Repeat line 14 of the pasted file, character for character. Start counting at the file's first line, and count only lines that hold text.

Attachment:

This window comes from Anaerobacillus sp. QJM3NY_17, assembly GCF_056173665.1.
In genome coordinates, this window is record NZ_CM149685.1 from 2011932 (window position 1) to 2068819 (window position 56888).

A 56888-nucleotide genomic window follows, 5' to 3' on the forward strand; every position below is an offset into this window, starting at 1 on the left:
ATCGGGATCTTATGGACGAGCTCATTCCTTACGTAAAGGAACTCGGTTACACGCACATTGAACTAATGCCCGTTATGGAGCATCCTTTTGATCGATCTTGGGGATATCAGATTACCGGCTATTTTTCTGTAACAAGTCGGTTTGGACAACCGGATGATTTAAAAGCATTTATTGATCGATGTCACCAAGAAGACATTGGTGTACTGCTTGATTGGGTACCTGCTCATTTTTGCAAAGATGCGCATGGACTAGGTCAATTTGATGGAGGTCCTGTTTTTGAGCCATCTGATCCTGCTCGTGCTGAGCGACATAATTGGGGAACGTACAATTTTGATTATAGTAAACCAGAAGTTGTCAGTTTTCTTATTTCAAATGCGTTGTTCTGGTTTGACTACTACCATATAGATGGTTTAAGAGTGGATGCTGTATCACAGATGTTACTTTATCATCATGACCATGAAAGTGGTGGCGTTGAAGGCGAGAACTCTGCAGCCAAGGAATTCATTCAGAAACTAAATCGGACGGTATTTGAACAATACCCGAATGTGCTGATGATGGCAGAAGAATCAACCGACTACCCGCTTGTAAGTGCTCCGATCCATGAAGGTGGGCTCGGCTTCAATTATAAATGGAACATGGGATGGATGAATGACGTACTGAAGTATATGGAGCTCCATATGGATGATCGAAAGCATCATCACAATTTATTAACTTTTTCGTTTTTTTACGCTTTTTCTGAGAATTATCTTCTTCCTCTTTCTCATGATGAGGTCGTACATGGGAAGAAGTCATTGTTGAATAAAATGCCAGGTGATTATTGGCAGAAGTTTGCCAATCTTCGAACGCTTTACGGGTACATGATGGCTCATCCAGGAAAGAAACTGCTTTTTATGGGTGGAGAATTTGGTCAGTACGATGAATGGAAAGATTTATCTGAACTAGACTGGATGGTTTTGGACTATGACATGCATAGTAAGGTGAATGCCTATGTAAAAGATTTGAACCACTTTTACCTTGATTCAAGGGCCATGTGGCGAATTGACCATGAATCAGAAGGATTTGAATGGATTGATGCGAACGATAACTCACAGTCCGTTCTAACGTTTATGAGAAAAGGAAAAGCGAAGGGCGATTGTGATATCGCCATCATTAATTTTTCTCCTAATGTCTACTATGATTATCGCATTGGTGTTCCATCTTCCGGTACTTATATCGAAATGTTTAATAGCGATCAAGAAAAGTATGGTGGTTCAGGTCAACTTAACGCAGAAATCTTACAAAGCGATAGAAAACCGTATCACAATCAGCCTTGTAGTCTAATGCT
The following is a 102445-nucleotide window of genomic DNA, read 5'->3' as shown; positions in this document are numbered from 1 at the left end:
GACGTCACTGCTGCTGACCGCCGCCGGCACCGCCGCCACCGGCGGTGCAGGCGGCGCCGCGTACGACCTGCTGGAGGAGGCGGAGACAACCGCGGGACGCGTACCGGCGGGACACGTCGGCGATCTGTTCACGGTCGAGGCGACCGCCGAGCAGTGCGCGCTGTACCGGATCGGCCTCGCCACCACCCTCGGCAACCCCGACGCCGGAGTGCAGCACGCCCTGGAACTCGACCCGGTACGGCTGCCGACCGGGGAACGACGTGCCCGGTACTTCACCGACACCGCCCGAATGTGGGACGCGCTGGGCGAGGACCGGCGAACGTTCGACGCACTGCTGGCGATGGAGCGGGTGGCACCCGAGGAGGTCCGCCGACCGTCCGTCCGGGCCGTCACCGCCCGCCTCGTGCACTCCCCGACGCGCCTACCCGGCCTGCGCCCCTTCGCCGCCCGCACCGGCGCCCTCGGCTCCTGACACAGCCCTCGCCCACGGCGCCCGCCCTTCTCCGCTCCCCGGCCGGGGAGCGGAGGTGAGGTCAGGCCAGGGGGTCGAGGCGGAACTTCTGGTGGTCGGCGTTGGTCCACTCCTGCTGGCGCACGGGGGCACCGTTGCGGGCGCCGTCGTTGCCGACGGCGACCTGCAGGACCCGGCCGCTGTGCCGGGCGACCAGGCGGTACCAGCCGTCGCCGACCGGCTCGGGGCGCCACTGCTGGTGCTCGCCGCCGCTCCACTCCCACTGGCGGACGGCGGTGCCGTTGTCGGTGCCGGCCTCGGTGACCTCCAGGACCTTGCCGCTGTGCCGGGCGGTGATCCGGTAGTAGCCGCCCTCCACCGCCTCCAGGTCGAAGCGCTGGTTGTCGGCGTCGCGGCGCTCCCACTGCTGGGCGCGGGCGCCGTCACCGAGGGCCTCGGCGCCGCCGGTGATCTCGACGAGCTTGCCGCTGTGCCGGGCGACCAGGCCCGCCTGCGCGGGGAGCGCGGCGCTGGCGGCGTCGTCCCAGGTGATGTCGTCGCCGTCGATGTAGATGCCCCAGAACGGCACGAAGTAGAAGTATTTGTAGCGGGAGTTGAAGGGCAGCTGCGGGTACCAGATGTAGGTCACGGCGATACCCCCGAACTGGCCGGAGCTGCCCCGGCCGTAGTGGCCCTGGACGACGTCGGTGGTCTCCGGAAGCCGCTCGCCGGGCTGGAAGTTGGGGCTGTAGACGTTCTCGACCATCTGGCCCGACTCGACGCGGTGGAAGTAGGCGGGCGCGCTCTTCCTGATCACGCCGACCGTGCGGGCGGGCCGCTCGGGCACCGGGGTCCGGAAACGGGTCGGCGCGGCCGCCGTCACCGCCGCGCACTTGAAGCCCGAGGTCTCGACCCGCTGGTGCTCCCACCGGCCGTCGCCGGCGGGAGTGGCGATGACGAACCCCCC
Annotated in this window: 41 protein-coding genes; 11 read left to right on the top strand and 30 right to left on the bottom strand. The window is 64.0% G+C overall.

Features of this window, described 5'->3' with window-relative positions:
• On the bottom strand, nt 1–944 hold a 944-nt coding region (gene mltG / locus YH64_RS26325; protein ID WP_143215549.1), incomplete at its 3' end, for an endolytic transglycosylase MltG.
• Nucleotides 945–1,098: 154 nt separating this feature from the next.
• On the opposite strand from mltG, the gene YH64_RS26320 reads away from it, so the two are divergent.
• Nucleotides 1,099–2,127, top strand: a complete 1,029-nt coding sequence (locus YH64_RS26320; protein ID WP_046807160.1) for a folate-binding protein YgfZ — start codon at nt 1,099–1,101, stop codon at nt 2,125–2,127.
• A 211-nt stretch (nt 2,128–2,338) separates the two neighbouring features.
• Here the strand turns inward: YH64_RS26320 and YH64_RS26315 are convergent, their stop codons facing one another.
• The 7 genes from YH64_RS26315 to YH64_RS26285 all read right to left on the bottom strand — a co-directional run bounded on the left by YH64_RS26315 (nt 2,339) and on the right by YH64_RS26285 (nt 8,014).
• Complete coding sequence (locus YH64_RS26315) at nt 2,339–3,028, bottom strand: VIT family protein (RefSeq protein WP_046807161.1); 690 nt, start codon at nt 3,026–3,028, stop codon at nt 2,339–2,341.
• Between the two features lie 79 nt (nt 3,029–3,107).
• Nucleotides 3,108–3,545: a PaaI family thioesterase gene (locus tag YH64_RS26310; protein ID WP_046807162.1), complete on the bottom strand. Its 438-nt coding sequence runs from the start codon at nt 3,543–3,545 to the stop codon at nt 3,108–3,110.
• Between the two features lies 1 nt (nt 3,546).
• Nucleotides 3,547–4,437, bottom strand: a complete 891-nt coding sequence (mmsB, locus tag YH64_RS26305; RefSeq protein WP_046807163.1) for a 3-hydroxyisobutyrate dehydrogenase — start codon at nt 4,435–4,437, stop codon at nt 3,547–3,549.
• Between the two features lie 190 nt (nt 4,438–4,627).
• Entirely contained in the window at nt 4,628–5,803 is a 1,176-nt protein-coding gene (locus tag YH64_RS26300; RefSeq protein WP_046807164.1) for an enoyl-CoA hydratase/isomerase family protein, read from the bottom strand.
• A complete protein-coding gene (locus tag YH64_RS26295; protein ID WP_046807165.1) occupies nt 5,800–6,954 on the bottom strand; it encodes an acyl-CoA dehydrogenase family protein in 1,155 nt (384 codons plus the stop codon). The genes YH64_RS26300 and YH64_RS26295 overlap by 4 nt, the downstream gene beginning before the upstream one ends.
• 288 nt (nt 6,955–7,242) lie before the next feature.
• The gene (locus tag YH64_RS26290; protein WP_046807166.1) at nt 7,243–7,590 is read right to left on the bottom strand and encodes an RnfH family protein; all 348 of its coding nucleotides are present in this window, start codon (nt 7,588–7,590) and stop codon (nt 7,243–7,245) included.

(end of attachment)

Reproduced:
• Here the strand turns inward: YH64_RS26320 and YH64_RS26315 are convergent, their stop codons facing one another.